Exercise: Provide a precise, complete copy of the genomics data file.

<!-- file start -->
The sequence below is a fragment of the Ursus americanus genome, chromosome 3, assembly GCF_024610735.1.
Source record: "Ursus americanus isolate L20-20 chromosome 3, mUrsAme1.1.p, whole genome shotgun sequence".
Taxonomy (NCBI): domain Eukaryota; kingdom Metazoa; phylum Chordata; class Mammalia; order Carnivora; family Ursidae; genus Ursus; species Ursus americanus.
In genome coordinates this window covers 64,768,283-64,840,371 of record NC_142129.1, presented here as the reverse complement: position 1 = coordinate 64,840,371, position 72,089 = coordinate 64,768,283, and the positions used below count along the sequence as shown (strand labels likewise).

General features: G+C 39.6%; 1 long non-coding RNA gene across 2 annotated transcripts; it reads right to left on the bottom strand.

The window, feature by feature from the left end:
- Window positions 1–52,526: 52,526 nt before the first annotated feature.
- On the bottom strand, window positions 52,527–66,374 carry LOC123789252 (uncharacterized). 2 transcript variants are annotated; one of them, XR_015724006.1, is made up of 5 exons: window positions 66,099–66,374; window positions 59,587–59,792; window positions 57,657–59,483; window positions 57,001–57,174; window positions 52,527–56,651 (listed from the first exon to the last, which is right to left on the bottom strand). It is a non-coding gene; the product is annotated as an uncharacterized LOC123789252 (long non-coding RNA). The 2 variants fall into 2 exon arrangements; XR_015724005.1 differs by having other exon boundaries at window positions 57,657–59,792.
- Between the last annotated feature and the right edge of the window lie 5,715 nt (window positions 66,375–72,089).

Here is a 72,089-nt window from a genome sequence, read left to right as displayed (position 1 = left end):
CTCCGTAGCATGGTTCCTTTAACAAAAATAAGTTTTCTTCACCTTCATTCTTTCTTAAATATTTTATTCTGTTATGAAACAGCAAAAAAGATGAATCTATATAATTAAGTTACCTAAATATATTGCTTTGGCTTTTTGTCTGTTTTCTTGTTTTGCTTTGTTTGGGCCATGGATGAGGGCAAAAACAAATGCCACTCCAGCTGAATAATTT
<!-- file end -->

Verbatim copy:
The sequence below is a fragment of the Ursus americanus genome, chromosome 3, assembly GCF_024610735.1.
Source record: "Ursus americanus isolate L20-20 chromosome 3, mUrsAme1.1.p, whole genome shotgun sequence".
Taxonomy (NCBI): domain Eukaryota; kingdom Metazoa; phylum Chordata; class Mammalia; order Carnivora; family Ursidae; genus Ursus; species Ursus americanus.
In genome coordinates this window covers 64,768,283-64,840,371 of record NC_142129.1, presented here as the reverse complement: position 1 = coordinate 64,840,371, position 72,089 = coordinate 64,768,283, and the positions used below count along the sequence as shown (strand labels likewise).

General features: G+C 39.6%; 1 long non-coding RNA gene across 2 annotated transcripts; it reads right to left on the bottom strand.

The window, feature by feature from the left end:
- Window positions 1–52,526: 52,526 nt before the first annotated feature.
- On the bottom strand, window positions 52,527–66,374 carry LOC123789252 (uncharacterized). 2 transcript variants are annotated; one of them, XR_015724006.1, is made up of 5 exons: window positions 66,099–66,374; window positions 59,587–59,792; window positions 57,657–59,483; window positions 57,001–57,174; window positions 52,527–56,651 (listed from the first exon to the last, which is right to left on the bottom strand). It is a non-coding gene; the product is annotated as an uncharacterized LOC123789252 (long non-coding RNA). The 2 variants fall into 2 exon arrangements; XR_015724005.1 differs by having other exon boundaries at window positions 57,657–59,792.
- Between the last annotated feature and the right edge of the window lie 5,715 nt (window positions 66,375–72,089).

Here is a 72,089-nt window from a genome sequence, read left to right as displayed (position 1 = left end):
CTCCGTAGCATGGTTCCTTTAACAAAAATAAGTTTTCTTCACCTTCATTCTTTCTTAAATATTTTATTCTGTTATGAAACAGCAAAAAAGATGAATCTATATAATTAAGTTACCTAAATATATTGCTTTGGCTTTTTGTCTGTTTTCTTGTTTTGCTTTGTTTGGGCCATGGATGAGGGCAAAAACAAATGCCACTCCAGCTGAATAATTT